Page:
In Part I we looked at what antibiotics are, how they work and why and where they are used. We also looked at how they are abused and over-used and touched on some of the consequences and implications. (Click here to read Part I)
In this Newsletter we will go further and look at how bacteria fight back and what it means for human health and the future of antibiotics.
How does resistance work?
Look at the figure above. Let’s imagine for the moment that your immune system hasn’t done its job properly and that the cut on your finger from last week has become badly infected with bacteria. This is represented in the top panel with the infecting bacteria shown by the blue dots. The Doctor in the hospital can see the extent of the infection and realises that if something isn’t done you could lose the finger and that the infection will spread into the hand and up the arm. To stop the infection the Doctor gives you Antibiotic A to kill the bacteria. This it does very effectively, killing all the blue cells. However, due to genetic variability, one of these blue cells happens to have a mutation or additional piece of DNA that gives it resistance to Antibiotic A. This cell has been shown in green. Even though Antibiotic A has done a good job, if your immune system doesn’t finish the task and kill the cells the antibiotic missed, this green cell will grow. Being resistant to Antibiotic A, this single green cell will multiply even in the presence of Antibiotic A to eventually occupy all the space the blue cells previously did. When it does, the infection will be just as bad as it was before. Again, the Doctor prescribes Antibiotic A. After all, it worked last time. Unfortunately, this time all the cells are resistant to Antibiotic A, so nothing happens, no matter how high a dose is used. So the Doctor has no choice but to prescribe Antibiotic B, a stronger, more potent drug with potentially more side effects. Antibiotic B does its job, killing off all the green cells. However, not all the green cells are exactly the same and one of them contains a mutation that makes it resistant to Antibiotic B, represented by the red cell. Again, if the immune system doesn’t step in and finish the job then the resistant cell again grows and the infection returns. This time, neither Antibiotic A nor B work, so the Doctor must resort to Antibiotic C, an even stronger drug with some very unpleasant side effects. Antibiotic C works but, lurking in a corner…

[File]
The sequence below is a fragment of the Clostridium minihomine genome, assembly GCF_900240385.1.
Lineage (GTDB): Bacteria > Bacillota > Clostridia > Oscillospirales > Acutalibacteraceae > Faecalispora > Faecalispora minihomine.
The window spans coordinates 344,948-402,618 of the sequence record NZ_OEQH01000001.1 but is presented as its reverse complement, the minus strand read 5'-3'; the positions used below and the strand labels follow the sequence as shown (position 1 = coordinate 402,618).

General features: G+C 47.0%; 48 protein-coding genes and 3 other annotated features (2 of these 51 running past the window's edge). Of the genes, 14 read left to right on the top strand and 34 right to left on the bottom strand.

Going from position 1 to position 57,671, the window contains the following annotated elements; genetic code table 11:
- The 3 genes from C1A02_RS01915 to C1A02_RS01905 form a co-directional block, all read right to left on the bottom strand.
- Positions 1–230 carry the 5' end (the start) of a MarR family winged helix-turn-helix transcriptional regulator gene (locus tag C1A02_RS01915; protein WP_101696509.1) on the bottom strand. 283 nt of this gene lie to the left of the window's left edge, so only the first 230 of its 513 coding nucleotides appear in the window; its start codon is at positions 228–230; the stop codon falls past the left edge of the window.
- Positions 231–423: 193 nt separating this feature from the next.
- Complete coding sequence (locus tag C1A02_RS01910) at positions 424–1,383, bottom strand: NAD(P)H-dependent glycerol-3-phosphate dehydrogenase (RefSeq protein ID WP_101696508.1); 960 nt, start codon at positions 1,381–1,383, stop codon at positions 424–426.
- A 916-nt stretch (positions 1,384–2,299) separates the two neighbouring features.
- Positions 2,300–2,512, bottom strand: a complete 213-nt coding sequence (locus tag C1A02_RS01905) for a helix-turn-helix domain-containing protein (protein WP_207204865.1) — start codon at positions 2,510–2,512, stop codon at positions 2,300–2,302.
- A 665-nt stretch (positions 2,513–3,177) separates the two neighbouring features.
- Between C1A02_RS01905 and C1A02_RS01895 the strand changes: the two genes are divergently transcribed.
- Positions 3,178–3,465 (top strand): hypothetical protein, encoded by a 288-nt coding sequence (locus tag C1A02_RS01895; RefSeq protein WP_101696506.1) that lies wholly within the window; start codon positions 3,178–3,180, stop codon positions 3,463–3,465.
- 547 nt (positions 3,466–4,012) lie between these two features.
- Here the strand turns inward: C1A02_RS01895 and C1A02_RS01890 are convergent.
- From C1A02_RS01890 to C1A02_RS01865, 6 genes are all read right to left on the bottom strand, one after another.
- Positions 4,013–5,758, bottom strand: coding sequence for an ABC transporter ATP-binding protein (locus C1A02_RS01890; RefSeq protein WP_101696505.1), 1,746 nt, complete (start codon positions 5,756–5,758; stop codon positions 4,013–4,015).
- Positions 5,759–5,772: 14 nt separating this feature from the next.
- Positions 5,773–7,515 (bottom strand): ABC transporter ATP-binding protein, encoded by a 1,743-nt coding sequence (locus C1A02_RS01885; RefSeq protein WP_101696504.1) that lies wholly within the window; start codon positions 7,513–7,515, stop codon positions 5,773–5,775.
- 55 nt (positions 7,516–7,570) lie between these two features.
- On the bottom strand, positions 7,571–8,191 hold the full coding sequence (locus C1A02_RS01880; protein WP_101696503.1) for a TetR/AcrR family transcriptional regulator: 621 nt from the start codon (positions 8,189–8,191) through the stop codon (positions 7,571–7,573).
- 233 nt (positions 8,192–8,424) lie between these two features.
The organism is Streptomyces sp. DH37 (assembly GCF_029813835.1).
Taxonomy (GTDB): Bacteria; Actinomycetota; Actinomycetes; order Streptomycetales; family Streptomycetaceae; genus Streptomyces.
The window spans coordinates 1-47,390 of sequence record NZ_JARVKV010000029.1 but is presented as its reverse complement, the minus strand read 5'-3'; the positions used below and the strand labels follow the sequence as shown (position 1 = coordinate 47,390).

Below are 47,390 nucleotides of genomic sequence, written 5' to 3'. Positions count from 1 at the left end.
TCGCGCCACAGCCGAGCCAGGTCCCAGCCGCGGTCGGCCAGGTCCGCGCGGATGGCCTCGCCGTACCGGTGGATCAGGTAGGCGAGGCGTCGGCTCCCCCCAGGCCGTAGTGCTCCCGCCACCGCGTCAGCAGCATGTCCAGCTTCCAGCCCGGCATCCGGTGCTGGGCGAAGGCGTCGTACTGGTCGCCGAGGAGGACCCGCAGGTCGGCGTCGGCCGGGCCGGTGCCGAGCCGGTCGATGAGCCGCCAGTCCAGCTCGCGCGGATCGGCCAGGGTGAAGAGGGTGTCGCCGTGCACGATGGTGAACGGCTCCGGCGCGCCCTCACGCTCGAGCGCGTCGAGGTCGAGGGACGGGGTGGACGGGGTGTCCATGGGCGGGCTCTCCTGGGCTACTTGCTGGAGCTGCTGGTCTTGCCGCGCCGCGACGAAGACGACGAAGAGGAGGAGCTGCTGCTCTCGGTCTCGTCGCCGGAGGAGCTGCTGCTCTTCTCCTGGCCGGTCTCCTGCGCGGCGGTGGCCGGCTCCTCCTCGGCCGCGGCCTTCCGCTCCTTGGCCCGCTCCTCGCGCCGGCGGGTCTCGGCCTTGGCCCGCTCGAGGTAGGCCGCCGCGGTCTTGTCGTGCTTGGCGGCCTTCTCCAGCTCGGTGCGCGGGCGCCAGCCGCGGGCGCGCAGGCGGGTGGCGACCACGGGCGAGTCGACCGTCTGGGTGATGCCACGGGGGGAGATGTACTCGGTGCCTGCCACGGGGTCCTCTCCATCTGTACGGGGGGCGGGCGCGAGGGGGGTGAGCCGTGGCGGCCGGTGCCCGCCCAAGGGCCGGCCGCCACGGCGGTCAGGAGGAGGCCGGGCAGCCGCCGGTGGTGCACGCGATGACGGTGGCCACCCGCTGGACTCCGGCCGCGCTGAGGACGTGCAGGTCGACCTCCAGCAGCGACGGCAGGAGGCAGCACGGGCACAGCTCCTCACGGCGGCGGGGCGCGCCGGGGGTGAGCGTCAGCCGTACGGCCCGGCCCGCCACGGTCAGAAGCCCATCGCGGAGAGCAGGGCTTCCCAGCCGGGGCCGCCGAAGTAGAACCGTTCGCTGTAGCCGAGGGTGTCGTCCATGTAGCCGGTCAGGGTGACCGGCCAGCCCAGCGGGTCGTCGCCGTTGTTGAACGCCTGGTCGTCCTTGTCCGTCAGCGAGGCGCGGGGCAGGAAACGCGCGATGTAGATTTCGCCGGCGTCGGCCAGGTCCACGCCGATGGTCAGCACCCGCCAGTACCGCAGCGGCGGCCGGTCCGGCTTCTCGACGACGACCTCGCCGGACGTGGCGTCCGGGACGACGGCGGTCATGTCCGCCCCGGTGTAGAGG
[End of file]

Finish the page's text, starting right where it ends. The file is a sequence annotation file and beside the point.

As you can see, the process is surprisingly simple. The presence of the antibiotic favours the growth of resistant populations and as more and more antibiotics are used, so the relative number of bacteria within the population that are resistant to these antibiotics increases. Simply put, the bacteria learn how we are attacking them and develop counter measures that they pass on to future generations. And the more we attack them; the better and more sophisticated these counter measures become. This is the essence of natural selection.
As the process of natural selection is a universal rule governing all living things, it is important to understand that these basic principles will apply to any other situation where resistance may develop, be it resistance by bacteria to an antibiotic, by a caterpillar to a pesticide or by cancer cells to chemotherapy.
What are “More sophisticated counter measures”?
Have a look at the following pictures and see if you can tell what these animals have in common:
They all have the letters “ant” somewhere in their name. The trick is you need to know how to read to work it out.Give up?
Anyone who has taught a child to read would be familiar with the following situation. Going through a picture book it doesn’t take much prompting before a child can recognise the elephant every time by its picture. Similarly, it won’t be long before they will also instantly recognise the antelope or pheasant or anteater by sight. The written names initially have no meaning for the child, as they do not understand what the letters are or that they have meaning. So no matter how good the child may be at recognising the animals by sight, they have no idea that they have anything in common. For that, they need a higher level of sophistication: The ability to read.